Leadership in enabling and industrial technologies: Prevention through Design

Source: Position Paper 2 Leadership in enabling and industrial technologies: Prevention through Design – Safety and health at work – EU-OSHA

The EU 2020 strategic goal of sustainable growth means building a resource efficient, sustainable and competitive economy. This includes developing new processes and technologies, including green and blue technologies to improve resource and energy efficiency. If Europe is to achieve its smart and sustainable growth goals set in the Europe 2020 strategy, it must, however, first invest in research. A greater capacity for research and development will assist in achieving innovation across all sectors of the economy, and this, combined with increased resource efficiency, will improve competitiveness and foster job creation.

Europe’s growth, productivity and competitiveness of driving companies and key technologies depends strongly on its current and future workforce. Work cannot be sustainable unless the requirements of sustainability are met in all four key dimensions –environmental, economic, human and social– simultaneously. In the future, the issue of sustainable work may gain new importance in a society facing the challenges of a fast ageing population and the pressure to use natural resources more economically, protecting the environment, and at the same time ensuring that the activities remain profitable. The challenge is how to promote more sustainable ways of working in a balanced manner within the economic, human, social and ecological dimensions taking into account the specific challenges that arise in the different economic sectors and occupational fields [1]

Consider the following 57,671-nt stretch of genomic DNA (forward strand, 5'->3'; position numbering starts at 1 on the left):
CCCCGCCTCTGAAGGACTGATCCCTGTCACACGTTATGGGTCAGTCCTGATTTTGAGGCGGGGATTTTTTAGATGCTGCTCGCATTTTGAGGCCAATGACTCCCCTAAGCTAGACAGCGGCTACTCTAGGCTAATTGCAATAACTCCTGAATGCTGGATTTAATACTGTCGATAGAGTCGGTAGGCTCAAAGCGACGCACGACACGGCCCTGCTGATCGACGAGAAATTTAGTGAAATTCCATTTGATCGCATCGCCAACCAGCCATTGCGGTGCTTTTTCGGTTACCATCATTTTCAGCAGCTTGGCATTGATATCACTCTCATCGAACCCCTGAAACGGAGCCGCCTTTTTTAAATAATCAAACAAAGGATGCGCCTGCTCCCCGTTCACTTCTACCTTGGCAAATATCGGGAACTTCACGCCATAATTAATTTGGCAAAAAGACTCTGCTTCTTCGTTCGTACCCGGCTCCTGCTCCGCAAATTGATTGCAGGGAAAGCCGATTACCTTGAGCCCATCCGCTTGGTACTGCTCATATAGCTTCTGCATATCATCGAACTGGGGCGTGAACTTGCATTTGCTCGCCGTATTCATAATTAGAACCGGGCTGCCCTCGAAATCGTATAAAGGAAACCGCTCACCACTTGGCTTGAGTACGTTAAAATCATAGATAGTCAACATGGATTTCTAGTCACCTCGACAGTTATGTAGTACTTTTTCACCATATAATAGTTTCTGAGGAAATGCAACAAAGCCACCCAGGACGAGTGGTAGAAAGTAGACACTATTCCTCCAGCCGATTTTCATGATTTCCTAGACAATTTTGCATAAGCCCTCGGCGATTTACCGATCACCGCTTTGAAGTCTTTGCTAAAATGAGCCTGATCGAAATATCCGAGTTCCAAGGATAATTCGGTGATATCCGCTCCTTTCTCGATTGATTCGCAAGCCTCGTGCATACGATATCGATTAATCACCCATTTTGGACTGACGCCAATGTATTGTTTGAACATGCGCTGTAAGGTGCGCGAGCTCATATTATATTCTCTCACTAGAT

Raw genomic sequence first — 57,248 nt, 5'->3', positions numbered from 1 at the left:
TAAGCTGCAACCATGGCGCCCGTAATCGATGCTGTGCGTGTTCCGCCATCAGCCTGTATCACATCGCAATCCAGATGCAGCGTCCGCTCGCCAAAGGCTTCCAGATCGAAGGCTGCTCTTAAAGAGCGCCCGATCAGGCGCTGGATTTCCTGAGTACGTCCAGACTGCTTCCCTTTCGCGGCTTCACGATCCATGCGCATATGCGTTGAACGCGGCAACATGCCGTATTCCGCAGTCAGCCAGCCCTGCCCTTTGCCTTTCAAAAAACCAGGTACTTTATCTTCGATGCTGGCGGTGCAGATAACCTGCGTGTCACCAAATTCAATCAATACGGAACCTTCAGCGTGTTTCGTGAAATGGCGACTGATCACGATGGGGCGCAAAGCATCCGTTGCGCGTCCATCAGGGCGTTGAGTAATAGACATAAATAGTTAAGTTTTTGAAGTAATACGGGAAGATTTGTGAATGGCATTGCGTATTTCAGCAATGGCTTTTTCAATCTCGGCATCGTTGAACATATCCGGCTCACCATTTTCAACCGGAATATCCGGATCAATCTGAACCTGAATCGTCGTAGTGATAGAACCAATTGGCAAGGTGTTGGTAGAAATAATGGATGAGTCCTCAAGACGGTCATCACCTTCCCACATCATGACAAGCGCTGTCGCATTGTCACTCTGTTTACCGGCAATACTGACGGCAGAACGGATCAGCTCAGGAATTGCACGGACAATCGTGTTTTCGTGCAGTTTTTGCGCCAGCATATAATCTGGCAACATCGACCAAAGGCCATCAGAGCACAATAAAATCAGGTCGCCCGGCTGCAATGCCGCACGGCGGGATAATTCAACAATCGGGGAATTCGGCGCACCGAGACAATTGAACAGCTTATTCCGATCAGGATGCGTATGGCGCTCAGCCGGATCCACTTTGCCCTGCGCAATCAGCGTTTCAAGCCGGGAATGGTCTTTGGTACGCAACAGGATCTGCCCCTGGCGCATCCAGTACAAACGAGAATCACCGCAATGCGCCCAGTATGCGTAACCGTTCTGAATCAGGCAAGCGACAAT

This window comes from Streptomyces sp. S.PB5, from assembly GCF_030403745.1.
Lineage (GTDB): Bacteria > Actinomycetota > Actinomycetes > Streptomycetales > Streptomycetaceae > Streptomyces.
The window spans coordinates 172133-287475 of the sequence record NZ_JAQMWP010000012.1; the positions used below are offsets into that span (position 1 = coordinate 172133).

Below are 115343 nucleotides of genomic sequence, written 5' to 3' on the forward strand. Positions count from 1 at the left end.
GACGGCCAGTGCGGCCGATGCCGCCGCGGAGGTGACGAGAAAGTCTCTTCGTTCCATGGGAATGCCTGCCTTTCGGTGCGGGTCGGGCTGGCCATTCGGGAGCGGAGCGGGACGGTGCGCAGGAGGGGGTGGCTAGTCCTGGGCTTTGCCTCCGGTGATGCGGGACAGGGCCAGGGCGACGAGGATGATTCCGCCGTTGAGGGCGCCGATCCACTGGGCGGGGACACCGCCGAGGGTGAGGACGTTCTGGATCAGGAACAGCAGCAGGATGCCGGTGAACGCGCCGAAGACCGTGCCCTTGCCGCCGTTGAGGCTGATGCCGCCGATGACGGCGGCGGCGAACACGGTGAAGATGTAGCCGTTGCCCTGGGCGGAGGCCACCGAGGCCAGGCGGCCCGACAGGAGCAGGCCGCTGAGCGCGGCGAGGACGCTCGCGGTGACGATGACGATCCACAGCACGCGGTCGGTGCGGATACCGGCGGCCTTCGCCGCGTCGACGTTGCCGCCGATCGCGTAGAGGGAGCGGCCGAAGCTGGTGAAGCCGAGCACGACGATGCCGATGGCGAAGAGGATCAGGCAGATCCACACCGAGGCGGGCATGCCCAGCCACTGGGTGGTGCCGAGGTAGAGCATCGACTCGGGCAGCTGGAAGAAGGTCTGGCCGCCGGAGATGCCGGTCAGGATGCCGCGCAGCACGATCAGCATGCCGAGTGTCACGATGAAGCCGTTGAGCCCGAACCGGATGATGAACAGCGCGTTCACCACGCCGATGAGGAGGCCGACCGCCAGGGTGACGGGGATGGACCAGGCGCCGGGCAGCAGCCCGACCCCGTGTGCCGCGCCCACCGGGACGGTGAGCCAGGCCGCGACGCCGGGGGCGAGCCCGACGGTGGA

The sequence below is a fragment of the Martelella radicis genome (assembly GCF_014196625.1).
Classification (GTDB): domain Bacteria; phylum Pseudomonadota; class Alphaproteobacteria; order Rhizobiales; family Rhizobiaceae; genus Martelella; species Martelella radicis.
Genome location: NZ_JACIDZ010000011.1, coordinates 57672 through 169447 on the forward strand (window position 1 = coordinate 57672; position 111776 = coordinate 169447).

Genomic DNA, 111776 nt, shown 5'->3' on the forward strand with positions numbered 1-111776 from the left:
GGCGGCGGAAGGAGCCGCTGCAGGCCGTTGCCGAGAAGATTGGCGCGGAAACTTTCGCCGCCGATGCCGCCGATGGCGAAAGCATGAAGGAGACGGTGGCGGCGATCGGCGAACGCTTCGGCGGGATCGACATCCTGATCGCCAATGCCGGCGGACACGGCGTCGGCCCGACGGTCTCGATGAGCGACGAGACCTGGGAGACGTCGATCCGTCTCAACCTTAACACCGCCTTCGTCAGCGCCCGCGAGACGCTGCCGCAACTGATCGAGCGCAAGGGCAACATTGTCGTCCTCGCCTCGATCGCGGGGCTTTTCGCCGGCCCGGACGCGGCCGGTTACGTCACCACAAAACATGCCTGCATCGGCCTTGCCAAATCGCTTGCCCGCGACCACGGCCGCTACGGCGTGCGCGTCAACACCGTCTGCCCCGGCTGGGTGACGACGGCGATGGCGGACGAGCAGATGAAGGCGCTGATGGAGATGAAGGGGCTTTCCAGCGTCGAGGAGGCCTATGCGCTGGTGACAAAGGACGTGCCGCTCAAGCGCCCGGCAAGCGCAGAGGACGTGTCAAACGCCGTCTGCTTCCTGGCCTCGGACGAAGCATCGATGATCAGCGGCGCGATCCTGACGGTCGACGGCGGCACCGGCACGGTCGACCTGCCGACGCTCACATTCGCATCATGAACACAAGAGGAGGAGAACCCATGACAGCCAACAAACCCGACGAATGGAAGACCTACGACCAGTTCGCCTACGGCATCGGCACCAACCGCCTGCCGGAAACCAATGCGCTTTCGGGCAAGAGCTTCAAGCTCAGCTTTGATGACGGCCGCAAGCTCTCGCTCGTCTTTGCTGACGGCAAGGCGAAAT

The European Commission in its Communication “Preparing for our future: Developing a common strategy for key enabling technologies in the EU” [2] has identified key enabling technologies (KETs) that strengthen the EU’s industrial and innovation capacity to address the societal challenges ahead. Advanced materials, nanotechnology, micro- and nano-electronics, biotechnology and photonics have been identified as priority areas for improving European industrial competitiveness. KETs are a key source of innovation. They provide the technology basis for a wide range of product applications, including those required for developing low carbon energy technologies, improving energy and resource efficiency, boosting the fight against climate change or allowing for healthy ageing. If we want those technologies to reach their potential benefits, we need to integrate health and safety aspects right from the beginning of the development and use of those enabling technologies. This will also increase public acceptance of these technologies.

The greening of the economy presents a major opportunity to start new businesses and green technologies have a great potential for employment creation. “Green” construction, building insulation activities and consumer waste disposal are examples of sectors experiencing employment growth. It is therefore important that potential health and safety risks associated with green jobs are identified and taken into account in the design phase of new technologies and processes. Also, blue jobs referring to fisheries, coastal tourism, marine biotechnology, ocean energy and seabed mining pose particular OSH challenges that could be anticipated and integrated in the development phase of new technologies and off-shore industry sites.

The ‘Prevention through Design’ (PtD) concept can be described as addressing OSH issues in the design process to prevent or minimize work-related hazards and risks associated with the construction, manufacture, use, maintenance and disposal of facilities, materials and equipment and thereby eliminating hazards at the design stage. Prevention through Design is particularly relevant in the development of new technologies, processes and materials and is applicable to all industry sectors and workplaces as a cost-effective means to prevent or reduce work-related accidents and health problems.

Specific challenges

  • Public knowledge and understanding of key enabling technologies is often lacking. In order to ensure wide user acceptance and the prompt deployment of high-technologies, public understanding and knowledge of enabling technologies needs to be improved and any ethical, environmental, health and safety aspects anticipated, assessed and addressed at an early stage.